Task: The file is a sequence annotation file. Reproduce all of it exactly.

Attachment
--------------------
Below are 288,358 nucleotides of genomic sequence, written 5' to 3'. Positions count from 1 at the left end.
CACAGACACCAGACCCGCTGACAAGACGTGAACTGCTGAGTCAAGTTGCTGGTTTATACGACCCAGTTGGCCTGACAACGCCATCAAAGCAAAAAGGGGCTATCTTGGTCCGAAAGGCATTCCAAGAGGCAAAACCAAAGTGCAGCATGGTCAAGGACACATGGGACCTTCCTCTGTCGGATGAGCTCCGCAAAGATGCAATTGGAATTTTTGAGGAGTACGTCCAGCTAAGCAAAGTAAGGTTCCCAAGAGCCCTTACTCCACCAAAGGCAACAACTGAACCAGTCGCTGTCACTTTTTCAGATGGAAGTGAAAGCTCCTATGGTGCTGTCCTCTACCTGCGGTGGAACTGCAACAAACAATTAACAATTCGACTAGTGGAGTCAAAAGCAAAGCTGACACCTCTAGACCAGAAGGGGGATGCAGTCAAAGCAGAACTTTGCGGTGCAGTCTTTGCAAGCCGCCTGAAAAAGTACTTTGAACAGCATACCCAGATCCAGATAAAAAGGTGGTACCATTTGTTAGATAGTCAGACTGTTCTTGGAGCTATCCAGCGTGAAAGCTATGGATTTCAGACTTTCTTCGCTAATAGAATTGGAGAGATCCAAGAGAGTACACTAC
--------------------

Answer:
Below are 288,358 nucleotides of genomic sequence, written 5' to 3'. Positions count from 1 at the left end.
CACAGACACCAGACCCGCTGACAAGACGTGAACTGCTGAGTCAAGTTGCTGGTTTATACGACCCAGTTGGCCTGACAACGCCATCAAAGCAAAAAGGGGCTATCTTGGTCCGAAAGGCATTCCAAGAGGCAAAACCAAAGTGCAGCATGGTCAAGGACACATGGGACCTTCCTCTGTCGGATGAGCTCCGCAAAGATGCAATTGGAATTTTTGAGGAGTACGTCCAGCTAAGCAAAGTAAGGTTCCCAAGAGCCCTTACTCCACCAAAGGCAACAACTGAACCAGTCGCTGTCACTTTTTCAGATGGAAGTGAAAGCTCCTATGGTGCTGTCCTCTACCTGCGGTGGAACTGCAACAAACAATTAACAATTCGACTAGTGGAGTCAAAAGCAAAGCTGACACCTCTAGACCAGAAGGGGGATGCAGTCAAAGCAGAACTTTGCGGTGCAGTCTTTGCAAGCCGCCTGAAAAAGTACTTTGAACAGCATACCCAGATCCAGATAAAAAGGTGGTACCATTTGTTAGATAGTCAGACTGTTCTTGGAGCTATCCAGCGTGAAAGCTATGGATTTCAGACTTTCTTCGCTAATAGAATTGGAGAGATCCAAGAGAGTACACTAC